In something of a departure from the norm, Apple's (News - Alert) CEO, Tim Cook, recently dropped a few hints of his own about the long-awaited and often-discussed plans for an Apple-branded television. While these plans have emerged before, this may well be one of the first times that Cook himself has mentioned the subject in a recent interview with NBC News anchor Brian Williams (News - Alert).
Calling it "an area of intense interest", Cook elaborated that watching television for him feels almost like a trip back in time, somewhere between two and three decades, so naturally, Apple has an interest in improving the experience. This is an interest that goes back all the way to the Steve Jobs (News - Alert) era of Apple, as Jobs' biographer, Walter Isaacson, detailed that Jobs had, reportedly, "finally cracked" the secret to making television a better experience.
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While for many users, Apple TV is a great set-top box and a significant improvement over anything cable could offer--and was often referred to as "a hobby" by Apple proper--that provided many of the standards in streaming video. Connections to Netflix, Hulu (News - Alert) Plus, and of course iTunes were all fairly standard fare. But Apple users, used to Apple's ongoing pushing of the envelope in most every field it worked in, wanted more than just a refined Roku box with an iTunes connection. They wanted Apple to bring the iPad / iPhone (News - Alert) / iPod Touch level of innovation to their living room. Apple, meanwhile, has discovered that even their incredible market clout isn't exactly much of a match for vested interests.
Apple has recently been trying to make inroads with content providers, and has discovered, much to its consternation, that the content providers aren't really interested in being part of a cutting edge system that will change the way people watch television, especially since it will break many of their previously established business models and not exactly replace them. If anyone can watch what they want when they want for one low monthly fee, then what is the sense of packaging up one movie on a Blu-ray disc that sells for $30 or more? The change from physical media to digital media has left content providers hesitant, especially when the issue of revenue gets involved. So while Apple can offer up cutting-edge hardware, it may well prove an edge that cuts revenue for the content providers, which has left them gun-shy about offering up content for online consumption.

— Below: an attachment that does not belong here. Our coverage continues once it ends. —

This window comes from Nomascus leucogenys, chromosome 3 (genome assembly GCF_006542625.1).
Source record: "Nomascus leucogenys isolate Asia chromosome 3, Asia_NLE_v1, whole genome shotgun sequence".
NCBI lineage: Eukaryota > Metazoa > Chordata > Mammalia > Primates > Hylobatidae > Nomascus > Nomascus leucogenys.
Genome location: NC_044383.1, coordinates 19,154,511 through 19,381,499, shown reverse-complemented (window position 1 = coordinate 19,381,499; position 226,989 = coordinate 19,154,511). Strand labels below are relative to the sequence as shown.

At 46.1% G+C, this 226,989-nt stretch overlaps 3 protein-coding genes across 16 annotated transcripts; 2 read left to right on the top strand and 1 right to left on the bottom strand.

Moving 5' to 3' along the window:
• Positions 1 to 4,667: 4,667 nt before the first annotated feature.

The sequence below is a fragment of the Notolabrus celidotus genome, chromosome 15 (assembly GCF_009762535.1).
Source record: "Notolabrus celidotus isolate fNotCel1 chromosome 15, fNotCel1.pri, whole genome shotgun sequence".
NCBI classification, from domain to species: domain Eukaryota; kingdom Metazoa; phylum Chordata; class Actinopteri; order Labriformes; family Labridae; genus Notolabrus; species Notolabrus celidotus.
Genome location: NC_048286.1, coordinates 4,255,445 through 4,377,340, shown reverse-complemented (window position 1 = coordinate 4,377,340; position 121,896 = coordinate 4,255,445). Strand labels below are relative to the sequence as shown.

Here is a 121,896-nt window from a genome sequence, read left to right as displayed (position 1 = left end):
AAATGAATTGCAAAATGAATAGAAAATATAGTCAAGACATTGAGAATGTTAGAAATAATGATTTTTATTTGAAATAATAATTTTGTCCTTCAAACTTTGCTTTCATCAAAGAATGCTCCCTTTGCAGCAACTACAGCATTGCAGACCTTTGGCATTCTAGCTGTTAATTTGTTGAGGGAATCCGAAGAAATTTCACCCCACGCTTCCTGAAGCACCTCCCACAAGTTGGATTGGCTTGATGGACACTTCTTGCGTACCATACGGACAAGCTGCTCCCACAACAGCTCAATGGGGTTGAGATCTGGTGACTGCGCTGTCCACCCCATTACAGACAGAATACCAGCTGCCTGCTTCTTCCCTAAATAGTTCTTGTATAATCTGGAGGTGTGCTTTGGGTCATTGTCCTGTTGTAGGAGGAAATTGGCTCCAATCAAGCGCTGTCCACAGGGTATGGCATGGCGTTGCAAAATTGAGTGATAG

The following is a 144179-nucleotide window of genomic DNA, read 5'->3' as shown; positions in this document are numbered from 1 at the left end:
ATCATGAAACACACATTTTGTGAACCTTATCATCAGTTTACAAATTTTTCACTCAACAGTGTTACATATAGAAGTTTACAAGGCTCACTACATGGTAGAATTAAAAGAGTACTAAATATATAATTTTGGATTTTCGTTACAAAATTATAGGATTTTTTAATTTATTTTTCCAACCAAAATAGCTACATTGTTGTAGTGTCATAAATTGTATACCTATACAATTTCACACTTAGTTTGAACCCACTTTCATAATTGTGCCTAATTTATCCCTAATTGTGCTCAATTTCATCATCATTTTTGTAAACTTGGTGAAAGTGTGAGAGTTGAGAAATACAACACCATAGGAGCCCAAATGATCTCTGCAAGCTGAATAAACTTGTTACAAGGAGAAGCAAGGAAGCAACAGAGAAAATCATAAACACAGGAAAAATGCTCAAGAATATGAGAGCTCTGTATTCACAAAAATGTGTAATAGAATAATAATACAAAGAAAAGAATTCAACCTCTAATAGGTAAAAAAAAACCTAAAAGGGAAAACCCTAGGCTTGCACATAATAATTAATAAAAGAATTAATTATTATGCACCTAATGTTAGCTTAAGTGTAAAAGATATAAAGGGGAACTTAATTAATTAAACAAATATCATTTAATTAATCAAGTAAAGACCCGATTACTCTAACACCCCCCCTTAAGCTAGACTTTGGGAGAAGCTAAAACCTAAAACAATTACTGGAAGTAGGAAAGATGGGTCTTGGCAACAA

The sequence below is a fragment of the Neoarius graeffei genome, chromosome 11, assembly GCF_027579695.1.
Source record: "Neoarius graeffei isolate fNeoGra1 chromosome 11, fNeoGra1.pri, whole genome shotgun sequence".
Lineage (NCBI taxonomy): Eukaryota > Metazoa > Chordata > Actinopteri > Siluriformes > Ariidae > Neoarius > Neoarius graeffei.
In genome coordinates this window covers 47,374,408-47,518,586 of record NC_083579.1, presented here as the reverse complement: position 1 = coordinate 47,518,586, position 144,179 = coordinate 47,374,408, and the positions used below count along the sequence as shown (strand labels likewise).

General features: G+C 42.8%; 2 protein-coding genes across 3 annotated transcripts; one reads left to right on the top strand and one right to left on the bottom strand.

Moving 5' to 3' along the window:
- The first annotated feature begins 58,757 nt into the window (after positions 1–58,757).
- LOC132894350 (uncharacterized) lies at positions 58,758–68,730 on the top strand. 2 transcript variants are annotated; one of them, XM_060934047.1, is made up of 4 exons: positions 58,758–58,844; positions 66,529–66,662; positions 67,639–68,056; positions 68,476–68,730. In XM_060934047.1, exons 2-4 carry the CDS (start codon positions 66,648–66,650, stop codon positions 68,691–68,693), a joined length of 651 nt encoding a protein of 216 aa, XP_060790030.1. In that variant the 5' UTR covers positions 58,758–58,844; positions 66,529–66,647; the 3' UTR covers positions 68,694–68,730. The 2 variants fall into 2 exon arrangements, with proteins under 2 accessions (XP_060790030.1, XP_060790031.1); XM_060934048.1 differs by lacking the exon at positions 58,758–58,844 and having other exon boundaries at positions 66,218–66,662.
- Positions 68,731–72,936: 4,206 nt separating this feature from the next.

The key to that would seem to be archival titles. We all know it's easy to go out and buy a copy of, say, "Caddyshack" for five dollars or less in any bargain bin on the face of the Earth. Used copies abound, making things even easier. Moreover, there are substantial lists of titles from the 1970s, 1980s, and 1990s that simply can't be found by most conventional channels, and that poses an opportunity that content providers shouldn't easily ignore. Sure, maybe they want to hold off on bringing out the latest and greatest until it's had a chance to boil down through the ranks, but even five year old fare on streaming would likely prove welcome.
There's opportunity to be had out there with a little thinking outside the box, and hooking up with Apple may be a great way to see that opportunity realized to its fullest.
Edited by Brooke Neuman